Debt Funds : Types, Benefits & Risk Vs Return

Based on the ‘investment objective’, the mutual fund schemes can be broadly classified as either Equity Funds or Debt Funds. This classification is based on the asset allocation of the fund’s investments.

Equity Funds invest in Stocks / Shares.Equity Mutual Fundstypically ensure that they invest at least 65% in equities and the rest in fixed income securities.

In case of Debt mutual funds, they invest in various fixed income instruments like bank Certificates of Deposits (CDs), Commercial Papers (CPs), treasury bills, government bonds (G-secs), PSU bonds and corporate bonds/debentures, Company Fixed Deposits, cash and call instruments, and so on..

Most of the Debt funds do not invest in Equities or shares. This is again dependent on the fund’s investment objective. Some Debt funds do invest in equities and hence these are called as ‘Hybrid Debt Funds’ or ‘Blended Debt Funds’.

In this post, let us understand – What are different types of Debt Mutual Funds? Where do Debt funds invest? Are Debt funds suitable for short term & long term financial goals? What are the advantages or benefits of investing in Debt funds? Debt Funds Vs Bank Fixed Deposits.

Types of Debt Funds

Equity funds invest in shares and these investments can be held as long as possible (based on the fund’s strategy). Debt funds invest in fixed income securities like bonds, deposits etc., and these investments have fixed tenure (varying time-frames). The primary aim of a debt fund is to generate steady returns by investing in ‘interest’ paying securities.

So, there are various types of Debt Mutual Funds that invest in various fixed income securities of different time horizons.(Time-horizon is from Fund’s view-point and not from an investor’s point of view.)

  • Liquid Funds / Money Market Funds
    • Where do these funds invest? – These funds invest in highly liquid money market instruments that provide easy liquidity. The period of investment in these funds could be as short as a day. (There are several money market instruments, including treasury bills, commercial paper, bankers’ acceptances, deposits, certificates of deposit, bills of exchange etc)
    • What are the Expected Returns? – Investment Returns from Liquid funds can be slightly better than Savings Bank Account. Returns on these funds tend to fluctuate less when compared with other debt funds.
    • Who should invest in Liquid funds? – If you want to park your surplus cash for very short-periods say 1 to 3 months, opt for these funds. Do not invest in Liquid Funds for a longer period as these offer low single-digit returns at best.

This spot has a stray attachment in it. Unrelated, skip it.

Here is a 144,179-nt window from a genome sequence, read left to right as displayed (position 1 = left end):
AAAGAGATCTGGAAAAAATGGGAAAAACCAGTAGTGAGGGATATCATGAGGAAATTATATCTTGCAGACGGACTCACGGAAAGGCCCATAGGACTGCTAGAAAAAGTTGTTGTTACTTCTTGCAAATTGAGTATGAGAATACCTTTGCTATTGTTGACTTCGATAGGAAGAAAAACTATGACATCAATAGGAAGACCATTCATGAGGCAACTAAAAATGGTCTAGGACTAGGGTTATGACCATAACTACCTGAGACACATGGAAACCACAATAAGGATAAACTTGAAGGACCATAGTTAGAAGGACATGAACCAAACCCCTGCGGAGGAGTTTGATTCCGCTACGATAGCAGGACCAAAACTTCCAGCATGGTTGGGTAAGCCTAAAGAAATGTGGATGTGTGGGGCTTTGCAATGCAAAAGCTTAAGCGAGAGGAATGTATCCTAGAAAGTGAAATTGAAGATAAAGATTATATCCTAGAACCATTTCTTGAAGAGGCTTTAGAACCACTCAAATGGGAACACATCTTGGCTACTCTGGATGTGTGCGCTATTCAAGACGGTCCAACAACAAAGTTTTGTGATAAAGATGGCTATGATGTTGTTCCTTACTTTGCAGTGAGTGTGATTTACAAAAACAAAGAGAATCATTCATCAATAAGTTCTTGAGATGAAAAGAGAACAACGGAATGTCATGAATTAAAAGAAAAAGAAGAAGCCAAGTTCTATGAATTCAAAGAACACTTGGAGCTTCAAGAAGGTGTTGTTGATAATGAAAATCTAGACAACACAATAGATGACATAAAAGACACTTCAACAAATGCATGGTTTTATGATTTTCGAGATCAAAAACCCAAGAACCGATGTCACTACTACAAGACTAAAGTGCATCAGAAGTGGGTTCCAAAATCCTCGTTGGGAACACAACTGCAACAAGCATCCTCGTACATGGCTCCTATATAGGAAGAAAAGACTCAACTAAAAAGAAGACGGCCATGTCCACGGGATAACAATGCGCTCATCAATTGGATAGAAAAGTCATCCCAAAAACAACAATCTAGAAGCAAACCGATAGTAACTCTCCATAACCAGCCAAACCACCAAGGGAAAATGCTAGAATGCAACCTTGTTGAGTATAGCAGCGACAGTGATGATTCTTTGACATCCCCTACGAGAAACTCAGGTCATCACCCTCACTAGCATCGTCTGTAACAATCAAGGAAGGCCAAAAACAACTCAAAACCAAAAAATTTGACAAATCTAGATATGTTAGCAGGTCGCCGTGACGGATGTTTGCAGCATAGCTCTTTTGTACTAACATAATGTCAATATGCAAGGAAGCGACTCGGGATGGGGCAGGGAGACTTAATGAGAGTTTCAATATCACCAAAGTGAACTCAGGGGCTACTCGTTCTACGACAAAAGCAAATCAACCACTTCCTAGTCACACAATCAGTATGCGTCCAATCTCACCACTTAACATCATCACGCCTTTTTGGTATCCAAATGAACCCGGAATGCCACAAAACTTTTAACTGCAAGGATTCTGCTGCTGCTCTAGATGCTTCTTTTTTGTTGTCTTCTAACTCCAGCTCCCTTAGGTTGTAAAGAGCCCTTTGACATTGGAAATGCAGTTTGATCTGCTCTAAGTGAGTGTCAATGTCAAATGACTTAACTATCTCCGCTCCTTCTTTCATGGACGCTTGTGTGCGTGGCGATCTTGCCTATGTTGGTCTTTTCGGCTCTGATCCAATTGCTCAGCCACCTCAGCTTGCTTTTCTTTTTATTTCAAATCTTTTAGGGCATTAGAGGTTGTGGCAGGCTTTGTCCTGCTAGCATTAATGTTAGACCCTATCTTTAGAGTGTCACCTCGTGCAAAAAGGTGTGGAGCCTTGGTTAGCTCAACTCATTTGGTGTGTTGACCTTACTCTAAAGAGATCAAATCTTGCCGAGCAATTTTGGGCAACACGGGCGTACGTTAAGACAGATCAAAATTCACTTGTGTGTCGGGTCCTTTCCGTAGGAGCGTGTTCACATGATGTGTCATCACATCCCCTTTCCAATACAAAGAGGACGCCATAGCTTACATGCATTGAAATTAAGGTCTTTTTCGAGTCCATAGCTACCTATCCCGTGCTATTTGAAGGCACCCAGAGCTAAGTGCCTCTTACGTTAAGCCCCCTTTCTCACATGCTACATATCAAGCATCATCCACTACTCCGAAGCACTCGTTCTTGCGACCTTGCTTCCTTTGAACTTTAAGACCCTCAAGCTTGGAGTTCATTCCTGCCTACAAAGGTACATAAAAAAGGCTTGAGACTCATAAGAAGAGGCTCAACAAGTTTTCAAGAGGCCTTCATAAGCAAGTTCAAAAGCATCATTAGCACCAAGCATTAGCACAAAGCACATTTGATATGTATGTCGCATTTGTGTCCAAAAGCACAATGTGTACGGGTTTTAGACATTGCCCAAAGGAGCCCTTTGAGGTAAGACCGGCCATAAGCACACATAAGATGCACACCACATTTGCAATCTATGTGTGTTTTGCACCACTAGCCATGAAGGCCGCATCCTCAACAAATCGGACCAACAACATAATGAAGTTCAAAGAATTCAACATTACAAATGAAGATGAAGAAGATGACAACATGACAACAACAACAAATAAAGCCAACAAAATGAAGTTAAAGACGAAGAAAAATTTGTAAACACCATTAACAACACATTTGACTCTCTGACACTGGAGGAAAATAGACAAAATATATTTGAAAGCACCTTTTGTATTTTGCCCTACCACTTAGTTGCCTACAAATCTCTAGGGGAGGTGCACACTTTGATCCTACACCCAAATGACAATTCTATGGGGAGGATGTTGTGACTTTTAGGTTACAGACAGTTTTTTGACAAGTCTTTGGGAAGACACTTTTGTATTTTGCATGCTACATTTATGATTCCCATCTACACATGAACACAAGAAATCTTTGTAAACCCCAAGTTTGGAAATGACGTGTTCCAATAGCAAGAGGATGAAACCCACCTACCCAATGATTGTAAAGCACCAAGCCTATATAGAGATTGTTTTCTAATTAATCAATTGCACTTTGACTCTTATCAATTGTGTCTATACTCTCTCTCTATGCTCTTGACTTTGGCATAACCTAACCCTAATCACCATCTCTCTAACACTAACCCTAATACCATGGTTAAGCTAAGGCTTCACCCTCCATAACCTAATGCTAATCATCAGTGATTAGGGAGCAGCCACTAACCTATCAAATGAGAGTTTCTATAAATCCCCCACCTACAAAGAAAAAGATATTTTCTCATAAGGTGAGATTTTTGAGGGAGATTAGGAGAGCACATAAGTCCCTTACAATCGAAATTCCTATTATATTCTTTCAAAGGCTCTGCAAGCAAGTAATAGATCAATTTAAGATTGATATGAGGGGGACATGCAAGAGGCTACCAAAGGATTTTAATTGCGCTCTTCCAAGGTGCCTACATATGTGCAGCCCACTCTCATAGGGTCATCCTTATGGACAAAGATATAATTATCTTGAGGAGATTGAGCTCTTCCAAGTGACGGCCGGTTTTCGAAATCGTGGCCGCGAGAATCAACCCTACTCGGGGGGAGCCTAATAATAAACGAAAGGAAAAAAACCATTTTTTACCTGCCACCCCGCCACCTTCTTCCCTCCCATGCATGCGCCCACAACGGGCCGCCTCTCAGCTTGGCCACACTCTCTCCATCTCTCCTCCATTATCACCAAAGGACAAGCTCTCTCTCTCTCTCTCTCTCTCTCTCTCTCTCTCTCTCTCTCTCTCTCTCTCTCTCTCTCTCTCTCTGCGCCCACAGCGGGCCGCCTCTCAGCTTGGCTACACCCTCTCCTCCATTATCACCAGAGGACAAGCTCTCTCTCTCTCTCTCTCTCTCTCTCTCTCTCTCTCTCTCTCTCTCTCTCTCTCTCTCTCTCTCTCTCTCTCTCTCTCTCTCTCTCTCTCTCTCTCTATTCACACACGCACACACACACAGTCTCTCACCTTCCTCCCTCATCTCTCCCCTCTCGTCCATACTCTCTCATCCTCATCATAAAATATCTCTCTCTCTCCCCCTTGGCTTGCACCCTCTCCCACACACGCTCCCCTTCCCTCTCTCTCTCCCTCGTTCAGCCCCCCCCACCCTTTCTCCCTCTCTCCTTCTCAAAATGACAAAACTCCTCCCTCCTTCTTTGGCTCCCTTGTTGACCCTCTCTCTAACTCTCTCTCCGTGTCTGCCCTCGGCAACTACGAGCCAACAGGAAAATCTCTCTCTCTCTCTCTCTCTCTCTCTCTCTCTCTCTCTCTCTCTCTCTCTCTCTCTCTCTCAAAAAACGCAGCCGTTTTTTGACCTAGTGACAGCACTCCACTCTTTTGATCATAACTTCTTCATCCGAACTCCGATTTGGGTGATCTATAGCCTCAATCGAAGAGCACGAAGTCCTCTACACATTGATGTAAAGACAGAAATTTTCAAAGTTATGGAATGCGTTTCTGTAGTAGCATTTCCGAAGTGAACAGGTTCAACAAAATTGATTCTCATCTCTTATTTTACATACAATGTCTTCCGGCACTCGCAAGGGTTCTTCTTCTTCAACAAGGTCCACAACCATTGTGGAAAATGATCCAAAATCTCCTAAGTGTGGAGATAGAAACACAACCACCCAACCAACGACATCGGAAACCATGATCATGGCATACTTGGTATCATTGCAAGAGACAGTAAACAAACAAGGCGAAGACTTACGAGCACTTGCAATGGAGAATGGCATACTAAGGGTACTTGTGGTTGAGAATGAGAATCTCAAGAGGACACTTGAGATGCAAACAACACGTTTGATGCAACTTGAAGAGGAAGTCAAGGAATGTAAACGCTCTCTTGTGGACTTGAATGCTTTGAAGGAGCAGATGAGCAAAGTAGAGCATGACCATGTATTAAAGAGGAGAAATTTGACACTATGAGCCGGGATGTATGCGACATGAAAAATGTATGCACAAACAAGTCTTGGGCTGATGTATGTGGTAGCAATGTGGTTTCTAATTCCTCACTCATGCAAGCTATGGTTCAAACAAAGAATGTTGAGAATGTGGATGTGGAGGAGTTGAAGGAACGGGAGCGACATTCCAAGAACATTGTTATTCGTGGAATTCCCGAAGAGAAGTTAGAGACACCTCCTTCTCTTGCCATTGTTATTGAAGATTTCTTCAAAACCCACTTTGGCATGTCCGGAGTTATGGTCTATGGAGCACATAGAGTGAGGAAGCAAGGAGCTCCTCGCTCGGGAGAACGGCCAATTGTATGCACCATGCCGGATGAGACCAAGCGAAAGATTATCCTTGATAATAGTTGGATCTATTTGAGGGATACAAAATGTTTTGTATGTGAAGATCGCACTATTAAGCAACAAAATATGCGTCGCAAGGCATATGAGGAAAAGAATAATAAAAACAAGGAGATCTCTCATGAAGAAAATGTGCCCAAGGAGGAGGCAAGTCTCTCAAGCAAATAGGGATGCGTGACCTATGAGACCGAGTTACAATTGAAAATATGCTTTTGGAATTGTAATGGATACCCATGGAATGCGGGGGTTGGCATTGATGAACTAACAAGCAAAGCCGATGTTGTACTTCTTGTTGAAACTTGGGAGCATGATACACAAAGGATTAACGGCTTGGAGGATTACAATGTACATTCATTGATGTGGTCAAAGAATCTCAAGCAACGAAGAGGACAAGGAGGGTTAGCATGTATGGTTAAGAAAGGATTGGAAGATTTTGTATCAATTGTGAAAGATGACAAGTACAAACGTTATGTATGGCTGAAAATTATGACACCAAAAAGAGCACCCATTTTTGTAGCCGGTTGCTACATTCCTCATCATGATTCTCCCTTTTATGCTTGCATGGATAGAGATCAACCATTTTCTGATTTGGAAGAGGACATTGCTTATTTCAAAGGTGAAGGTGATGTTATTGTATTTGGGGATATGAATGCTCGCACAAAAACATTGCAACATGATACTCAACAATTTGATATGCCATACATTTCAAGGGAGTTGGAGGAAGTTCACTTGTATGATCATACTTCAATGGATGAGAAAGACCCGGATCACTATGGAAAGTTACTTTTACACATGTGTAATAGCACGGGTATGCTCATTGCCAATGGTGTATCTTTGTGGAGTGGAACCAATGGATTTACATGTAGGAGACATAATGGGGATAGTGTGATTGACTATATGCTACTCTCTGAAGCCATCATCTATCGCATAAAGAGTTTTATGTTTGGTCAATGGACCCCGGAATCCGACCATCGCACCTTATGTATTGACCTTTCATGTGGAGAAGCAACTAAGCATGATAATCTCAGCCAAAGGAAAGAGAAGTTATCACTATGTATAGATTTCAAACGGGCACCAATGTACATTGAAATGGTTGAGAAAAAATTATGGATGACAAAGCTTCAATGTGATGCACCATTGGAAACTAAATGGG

• Examples : Axis Liquid Fund & HDFC Liquid Fund etc.,
  • Ultra Short-Term Funds
    • Where do these funds invest? – These funds are also known as Liquid plus funds or Cash / Treasury Management Funds. They generally invest in very short term debt securities with a small portion in longer term debt securities.(Funds investing in slightly longer duration debt securities than Ultra short term funds are referred to as Short term funds)
    • Returns – These funds can generate better returns than Liquid Funds. Suitable for investors who are willing to marginally increase their risk.
    • When to invest in Ultra Short-term funds? – If you have surplus money which needs to be invested for say 3 to 9 months, you can consider investing in these funds.
    • Examples: Axis Banking Debt Fund, IDFC Banking Debt Fund,Birla Sunlife Short-term fund etc.,
  • Income Funds
    • Where do these funds invest? – They invest a major portion in various debt instruments such as bonds, corporate debentures, government securities and money market instruments of various maturities and issuers. These funds can further be classified as, Gilt Funds, Long-term Income Funds and Dynamic Bond Funds. Gilt Funds invest in government securities of medium and long term maturities issued by central and state governments. Dynamic Bond Funds invest in debt securities of different maturity profiles. These funds are actively managed and the portfolio varies dynamically according to the interest rate view of the fund managers.
    • Returns – You can expect better returns on these funds when compared with Short term or Liquid funds. But you should be ready to take higher risk. These funds generally tend to give better returns when the interest rates have peaked and when the interest rate cycle is in downward trend. Most of the gilt funds or income funds have given double digit returns over the last 1 to 2 years.
    • Who can invest? – These funds are suitable for investors who are willing to take a relatively higher risk and have longer investment horizon (say 1 to 3 years). You can consider Gilt funds in a falling interest rate scenario. Invest in a Dynamic Income fund if you want to gain from both rising and falling interest rate scenarios. But, dynamic funds can have high interest rate risk associated with it.